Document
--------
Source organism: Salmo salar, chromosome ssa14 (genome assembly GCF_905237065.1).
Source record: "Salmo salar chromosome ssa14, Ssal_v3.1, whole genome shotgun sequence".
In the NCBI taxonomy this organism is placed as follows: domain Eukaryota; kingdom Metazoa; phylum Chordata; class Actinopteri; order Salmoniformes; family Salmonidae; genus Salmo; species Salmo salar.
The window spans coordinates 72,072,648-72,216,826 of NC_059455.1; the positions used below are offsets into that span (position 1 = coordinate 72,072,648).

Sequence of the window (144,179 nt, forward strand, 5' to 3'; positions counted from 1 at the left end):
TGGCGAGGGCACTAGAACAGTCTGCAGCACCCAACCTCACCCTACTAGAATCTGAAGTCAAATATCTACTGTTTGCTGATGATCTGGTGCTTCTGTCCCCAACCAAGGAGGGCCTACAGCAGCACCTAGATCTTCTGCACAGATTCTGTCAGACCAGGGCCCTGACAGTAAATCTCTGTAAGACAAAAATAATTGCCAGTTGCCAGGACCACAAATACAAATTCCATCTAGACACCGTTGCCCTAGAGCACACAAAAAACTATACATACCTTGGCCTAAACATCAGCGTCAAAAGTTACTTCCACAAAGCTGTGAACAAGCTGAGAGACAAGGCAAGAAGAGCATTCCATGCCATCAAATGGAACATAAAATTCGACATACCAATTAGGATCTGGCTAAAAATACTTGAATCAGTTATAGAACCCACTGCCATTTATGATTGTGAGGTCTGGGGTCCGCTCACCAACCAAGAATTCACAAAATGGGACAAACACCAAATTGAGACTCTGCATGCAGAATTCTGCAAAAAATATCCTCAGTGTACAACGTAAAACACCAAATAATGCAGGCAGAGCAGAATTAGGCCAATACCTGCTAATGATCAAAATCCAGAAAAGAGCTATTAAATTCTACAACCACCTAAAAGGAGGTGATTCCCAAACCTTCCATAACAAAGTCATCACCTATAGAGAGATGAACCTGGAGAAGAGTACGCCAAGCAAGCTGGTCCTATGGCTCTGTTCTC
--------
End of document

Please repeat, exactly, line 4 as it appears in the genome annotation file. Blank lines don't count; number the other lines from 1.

The window spans coordinates 72,072,648-72,216,826 of NC_059455.1; the positions used below are offsets into that span (position 1 = coordinate 72,072,648).